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Pain in Spain Continues for Domestic PV Industry

The latest episode of Spanish draft regulations regarding electricity market reform and electricity tariff deficits appears, once again, to be unfavorable towards renewable energies. If enacted in Q4’13 as drafted, PV demand would decline and this could also become the final retroactive revenue penalty that assigns “toxic” PV assets to a “bad-bank”.

Potential Market Impact

Regarding the drafted retroactive impact on existing PV operator revenue expectations, a radical change is made from incentive rate remuneration to assuring those operators a “reasonable” 7.5% return on their original investment.  In the meantime, current remuneration of incentives is “on account” and is subject to future terms.

Three firms have been enlisted by the administration to work out the mechanism details using data provided by the administration and related agencies. The Spanish PV Association, UNEF, has referred to the latest turn of events as “covert expropriation” and the negative impact on many private PV operators.

Regarding drafted future impact, barriers are being put up for PV market growth in the form of grid-access fees (called a backup toll) and administrative issues that could curb the potential market for onsite consumption applications.

Overall, the current environment reflects the unsustainable incentives and conflicting business models within a traditional market of regulatory formation from 1997, while maintaining legacy aspects related to hydro and coal resources.

Bank Loan Default Exposure

Economic reports indicate that banks have loaned €38 billion to renewable energy projects in Spain, €20 billion of which falls on Spanish bank entities. This comprises about 60,000 PV installations whose defaults may sum to €20 billion, of which €14 billion are of Spanish entities. So far, only BBVA and Santander have quantified their renewables loan exposures at €1.9 billion and €1.5 billion respectively, which collectively amount to less than 10% of total loan exposure in all renewables.

Spanish banks are not in a hurry to see a repeat of the real estate boom/bust outcome that resulted in them effectively becoming agency-branches that are required to sell property stock. Current default provision estimates for renewable energy loans are around €10 billion, but that figure is likely to change.

While the Spanish PV bubble may provide greater than €10 billion of default risk, the government did prepare a first-round bank rescue request to EU of €100 billion and the current bank rescue outlay is around €60 billion. Public debt would absorb this if the banks do not repay, in addition to airports that were built but are yet to see commercial operations, high speed train links built and later shut down, and desalinization plants built but not energized.

The Minister of Industry has stated publicly that most renewable energy operators will need to re-negotiate their loan contracts on the basis of the new regulation terms, and the Minister further believes they should have no problems in this regard.

Near Term Outlook

In summary, there have been no policy-positives for PV within Spain since 2007 and the RD661 regulation that set a 400 MW target that became more than 3 GW in reality with highly attractive FIT remuneration. Since then, a succession of major impositions on PV has resulted in unprecedented punitive actions.  On this occasion, it would be further retroactive penalties through a new trade mechanism, and negating future market demand for onsite consumption.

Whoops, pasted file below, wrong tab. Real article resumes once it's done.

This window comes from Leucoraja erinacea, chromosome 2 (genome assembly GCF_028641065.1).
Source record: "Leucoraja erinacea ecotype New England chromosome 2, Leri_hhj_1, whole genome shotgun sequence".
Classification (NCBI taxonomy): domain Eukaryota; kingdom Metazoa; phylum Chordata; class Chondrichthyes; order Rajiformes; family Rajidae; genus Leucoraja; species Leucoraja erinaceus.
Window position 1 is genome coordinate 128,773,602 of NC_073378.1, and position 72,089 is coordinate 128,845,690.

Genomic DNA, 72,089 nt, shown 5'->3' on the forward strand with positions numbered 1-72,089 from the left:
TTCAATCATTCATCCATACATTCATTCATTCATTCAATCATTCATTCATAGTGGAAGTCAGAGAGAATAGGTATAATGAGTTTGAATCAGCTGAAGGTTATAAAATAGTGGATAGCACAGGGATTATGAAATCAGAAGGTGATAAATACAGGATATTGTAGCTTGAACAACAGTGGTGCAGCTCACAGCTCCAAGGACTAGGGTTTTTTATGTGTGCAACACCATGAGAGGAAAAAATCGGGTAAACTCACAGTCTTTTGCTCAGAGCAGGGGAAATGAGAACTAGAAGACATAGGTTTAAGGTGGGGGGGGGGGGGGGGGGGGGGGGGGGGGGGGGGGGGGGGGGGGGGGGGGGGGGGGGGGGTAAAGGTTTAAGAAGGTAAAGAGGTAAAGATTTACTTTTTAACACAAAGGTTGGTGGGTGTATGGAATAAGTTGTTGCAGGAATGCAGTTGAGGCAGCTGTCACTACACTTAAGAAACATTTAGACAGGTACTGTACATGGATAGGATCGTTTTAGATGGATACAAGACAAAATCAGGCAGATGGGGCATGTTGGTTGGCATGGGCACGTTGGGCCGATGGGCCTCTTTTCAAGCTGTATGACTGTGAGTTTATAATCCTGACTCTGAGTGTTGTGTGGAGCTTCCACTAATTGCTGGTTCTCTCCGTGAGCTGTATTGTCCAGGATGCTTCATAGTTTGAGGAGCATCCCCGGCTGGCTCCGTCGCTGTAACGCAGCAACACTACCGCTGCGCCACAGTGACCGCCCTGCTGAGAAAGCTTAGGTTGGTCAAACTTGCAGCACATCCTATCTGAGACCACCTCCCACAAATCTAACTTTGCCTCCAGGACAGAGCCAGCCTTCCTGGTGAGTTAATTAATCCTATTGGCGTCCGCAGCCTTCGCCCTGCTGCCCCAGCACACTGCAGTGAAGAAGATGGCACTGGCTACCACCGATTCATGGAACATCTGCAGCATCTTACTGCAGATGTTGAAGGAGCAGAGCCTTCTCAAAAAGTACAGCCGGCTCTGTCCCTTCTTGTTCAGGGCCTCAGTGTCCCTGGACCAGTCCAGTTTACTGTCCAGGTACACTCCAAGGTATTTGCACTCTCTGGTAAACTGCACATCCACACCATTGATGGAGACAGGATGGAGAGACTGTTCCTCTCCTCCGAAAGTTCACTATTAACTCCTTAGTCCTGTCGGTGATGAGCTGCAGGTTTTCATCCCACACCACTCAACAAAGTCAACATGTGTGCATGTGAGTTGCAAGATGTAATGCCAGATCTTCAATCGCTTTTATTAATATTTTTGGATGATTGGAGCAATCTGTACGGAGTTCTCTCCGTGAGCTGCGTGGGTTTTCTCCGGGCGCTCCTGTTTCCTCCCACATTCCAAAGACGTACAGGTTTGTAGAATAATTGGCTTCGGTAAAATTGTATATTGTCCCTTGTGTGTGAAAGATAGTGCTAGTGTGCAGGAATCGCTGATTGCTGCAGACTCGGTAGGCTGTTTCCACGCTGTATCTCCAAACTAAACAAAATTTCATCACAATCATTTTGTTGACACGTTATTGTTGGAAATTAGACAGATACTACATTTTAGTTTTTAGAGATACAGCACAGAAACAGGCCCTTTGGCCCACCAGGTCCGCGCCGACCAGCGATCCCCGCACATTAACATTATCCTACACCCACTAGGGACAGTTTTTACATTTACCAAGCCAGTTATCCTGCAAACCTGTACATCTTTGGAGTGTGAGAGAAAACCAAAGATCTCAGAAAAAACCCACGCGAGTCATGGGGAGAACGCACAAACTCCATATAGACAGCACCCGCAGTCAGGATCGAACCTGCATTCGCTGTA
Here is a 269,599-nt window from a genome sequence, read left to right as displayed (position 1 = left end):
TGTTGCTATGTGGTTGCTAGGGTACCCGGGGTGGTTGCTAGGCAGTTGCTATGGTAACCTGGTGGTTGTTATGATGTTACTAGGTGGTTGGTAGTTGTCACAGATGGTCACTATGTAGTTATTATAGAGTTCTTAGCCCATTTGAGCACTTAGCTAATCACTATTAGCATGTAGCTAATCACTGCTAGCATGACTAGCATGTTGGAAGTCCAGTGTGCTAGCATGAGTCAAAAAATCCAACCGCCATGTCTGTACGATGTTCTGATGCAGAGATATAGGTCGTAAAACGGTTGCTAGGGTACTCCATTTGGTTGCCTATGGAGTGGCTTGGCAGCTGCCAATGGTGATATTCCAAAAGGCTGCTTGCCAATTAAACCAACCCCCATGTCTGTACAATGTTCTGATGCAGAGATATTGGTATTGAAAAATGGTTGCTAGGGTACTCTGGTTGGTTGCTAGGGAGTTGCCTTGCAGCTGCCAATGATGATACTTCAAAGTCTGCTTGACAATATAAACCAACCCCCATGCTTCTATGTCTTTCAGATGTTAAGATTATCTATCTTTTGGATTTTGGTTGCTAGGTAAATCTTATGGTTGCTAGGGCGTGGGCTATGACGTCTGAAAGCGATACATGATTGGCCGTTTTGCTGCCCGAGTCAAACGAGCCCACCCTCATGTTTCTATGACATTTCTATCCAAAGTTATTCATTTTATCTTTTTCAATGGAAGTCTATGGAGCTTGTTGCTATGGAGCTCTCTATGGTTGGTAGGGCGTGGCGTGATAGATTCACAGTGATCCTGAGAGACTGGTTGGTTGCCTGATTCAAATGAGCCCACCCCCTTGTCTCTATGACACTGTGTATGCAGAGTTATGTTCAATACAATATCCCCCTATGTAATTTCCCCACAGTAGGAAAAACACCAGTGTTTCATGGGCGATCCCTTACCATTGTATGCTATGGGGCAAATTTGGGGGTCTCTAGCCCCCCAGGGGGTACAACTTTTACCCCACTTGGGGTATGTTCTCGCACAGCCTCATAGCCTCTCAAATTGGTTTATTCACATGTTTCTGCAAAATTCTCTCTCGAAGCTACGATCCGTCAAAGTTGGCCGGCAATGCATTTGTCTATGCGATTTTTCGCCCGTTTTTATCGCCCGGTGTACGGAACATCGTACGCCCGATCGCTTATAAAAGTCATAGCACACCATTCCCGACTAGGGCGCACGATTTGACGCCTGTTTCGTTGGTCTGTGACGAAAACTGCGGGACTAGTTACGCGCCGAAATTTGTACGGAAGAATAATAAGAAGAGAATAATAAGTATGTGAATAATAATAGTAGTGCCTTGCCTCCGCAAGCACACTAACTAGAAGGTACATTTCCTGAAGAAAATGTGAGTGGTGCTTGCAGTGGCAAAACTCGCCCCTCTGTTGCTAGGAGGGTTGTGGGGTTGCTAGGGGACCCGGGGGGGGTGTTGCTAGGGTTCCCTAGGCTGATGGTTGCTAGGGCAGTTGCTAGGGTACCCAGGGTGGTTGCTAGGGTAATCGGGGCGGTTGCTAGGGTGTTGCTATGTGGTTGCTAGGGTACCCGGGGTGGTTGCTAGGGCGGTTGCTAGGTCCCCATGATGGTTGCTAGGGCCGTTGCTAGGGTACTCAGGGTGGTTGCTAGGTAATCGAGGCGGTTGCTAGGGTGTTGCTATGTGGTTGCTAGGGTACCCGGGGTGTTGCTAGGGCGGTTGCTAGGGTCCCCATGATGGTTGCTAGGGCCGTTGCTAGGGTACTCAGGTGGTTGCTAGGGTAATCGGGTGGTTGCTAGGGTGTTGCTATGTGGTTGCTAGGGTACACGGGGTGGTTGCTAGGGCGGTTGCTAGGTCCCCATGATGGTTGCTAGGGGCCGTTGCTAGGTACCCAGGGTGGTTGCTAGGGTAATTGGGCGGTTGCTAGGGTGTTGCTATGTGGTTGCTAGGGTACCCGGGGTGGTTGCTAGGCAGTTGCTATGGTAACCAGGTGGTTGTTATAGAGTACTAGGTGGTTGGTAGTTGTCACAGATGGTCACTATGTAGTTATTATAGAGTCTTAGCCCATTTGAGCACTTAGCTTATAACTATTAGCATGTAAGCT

One positive that can be taken from this latest episode is greater visibility on more aspects of the Spanish electricity market. The administration’s stance and actions appear to assign tariff-deficit blame primarily on renewable energies, in spite of some conflicting data and analysis in existence.

The over-capacity situation of the Spanish generating fleet (currently +100 GW against a 45 GW peak, with little electricity export facility) includes 26 GW of gas-fired combined cycle generators installed during 2002–2010 according to government energy planning.

In the current reform case, the Minister of Industry announced that as much as 6 GW of the combined cycle fleet could be “hibernated”.  While the 26 GW grouping has been operating at about 30% capacity for several years (and in Q1’13 at just 10%), they have also enjoyed a stand-by payment (capacity payment) which the ministry expects to reduce on this reform.

Also, now the administration is highlighting the over-capacity situation as a further reason to pull back on renewable alternatives.

Impact on PV Demand in Spain

The near term PV outlook in Spain is for further declines, if the drafted regulations are enacted. The current most-likely forecast for 2013 is just 68 MW before any enactment impact, well down on the high of 2008 when annual demand exceeded 2.4 GW. With enactment, annual demand is likely to remain at low levels during 2014 also.

Despite this, there is currently more than 9 GW of developer-announced PV “macro-projects” of greater than 50 MW, seeking to compete on the open electricity market without premium incentives or guaranteed sales. There are several barriers to these macro-projects including project financing and operating with very tight margins between cost of electricity and daily market rates (that are typically closer to €0.03/kWh than €0.06/kWh). In addition is the now highlighted over-capacity situation which should reasonable preclude new capacity of any sort.

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